Before Eveline returned to China, she studied abroad in Australia, the UK and Germany, but China was always the biggest challenge she wanted to tackle.
“Twenty-two years later I’m still trying to figure it all out!”
Your focus on Chinese culture has led to the formation of the Aletta Foundation. How did that begin?
“The Aletta Foundation was first established in 2013 when a friend basically pushed me to do it, held my hand, and did much of the work of creating a brand, setting up the website, etc. I was already doing projects but didn’t have a name or marketing or an internet presence or anything, so I didn’t have a platform for fundraising or expressing to people what I was doing.”
The Aletta Foundation motto: “Changing the way poverty is fought”. How are you changing it? How is your approach different?
“I did some volunteer work in homeless shelters in Seattle in high school and that experience really had an impact on me. The thing that became really clear to me is that when people become homeless, as far as society is concerned, they become less human; they no longer have a voice, the right to speak and be heard. Whatever the circumstances that led to their homelessness, once they cross that line they basically become “non-people”.
“When I got into my Ph.D. work, I looked into anthropology research on poverty alleviation/development, World Bank, IMF stuff. What I found was that basically, the same situation exists on a global scale. As a recipient of aid, whatever it is, you have no voice. It’s the people that are actually living in poverty that are most clear about their situation. They know what is holding them back and what help they need. But no one asks them.”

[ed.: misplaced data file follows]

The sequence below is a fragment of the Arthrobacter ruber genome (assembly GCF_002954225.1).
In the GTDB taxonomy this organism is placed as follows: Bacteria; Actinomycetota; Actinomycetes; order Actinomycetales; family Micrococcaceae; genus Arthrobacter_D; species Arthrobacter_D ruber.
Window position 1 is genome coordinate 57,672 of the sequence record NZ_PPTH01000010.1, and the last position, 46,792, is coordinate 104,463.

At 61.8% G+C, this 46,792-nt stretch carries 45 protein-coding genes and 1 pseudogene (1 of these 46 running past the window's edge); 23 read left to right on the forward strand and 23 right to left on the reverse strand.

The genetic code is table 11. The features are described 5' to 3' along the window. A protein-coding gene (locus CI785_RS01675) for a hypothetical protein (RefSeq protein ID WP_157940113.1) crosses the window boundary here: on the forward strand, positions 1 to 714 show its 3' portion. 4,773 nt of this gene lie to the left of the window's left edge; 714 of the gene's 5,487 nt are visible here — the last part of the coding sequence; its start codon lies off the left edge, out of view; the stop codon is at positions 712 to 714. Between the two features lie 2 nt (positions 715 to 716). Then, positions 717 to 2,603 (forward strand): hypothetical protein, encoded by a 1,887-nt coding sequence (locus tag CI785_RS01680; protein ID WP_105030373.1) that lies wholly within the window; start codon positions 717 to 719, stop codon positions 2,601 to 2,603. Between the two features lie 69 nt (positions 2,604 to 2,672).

And how can anthropologists change that?
“Anthropologists spend so much time trying to understand the community. This puts us in a position to be well-informed advocates for these populations, to be an amplifier for their voice.
“My goal with the Aletta Foundation is to try to change this power dynamic in the process of doing charity/poverty alleviation. Let the people tell us what they need, and then the Aletta Foundation builds projects around those goals. I call it a “location based” approach, meaning that we don’t specialize in any one type of aid, but we put the community first, let them tell us how we can help them, whether that is with health care, education or just direct donations.”
I’ve found that funding a vision tends to be the most difficult thing. What is the most important lesson you’ve learned regarding marketing and funding your projects?
“The most important lesson so far is how important it is to have a clear message when approaching potential donors. People don’t want the whole story, they want a one or two sentence pitch that they can connect with.
“This is where my anthropology background tends to be a problem. I feel the compulsion to try to explain everything in a very detailed and academic way. However, talking to potential donors, they aren’t interested in a history lesson. So coming up with clear, concise, messages about what we are doing is still something I am learning.”
Any advice for someone hoping to break into the international relief field?
“Be prepared for disappointments along the way. Someone told me that most entrepreneurs have about 10 failed startups before they actually put together a successful business. Luckily, each failure gets you closer to finding something that works. In my experience, starting an NGO is much the same, lots of false starts. Keeping the long term goal in mind and holding on to your passion and stubbornness and you will figure it out eventually.”
Be stubborn, curious, passionate, and unafraid to fail? Sounds like good life advice too!
(For more information on Eveline’s work, please see “The Aletta Foundation”.)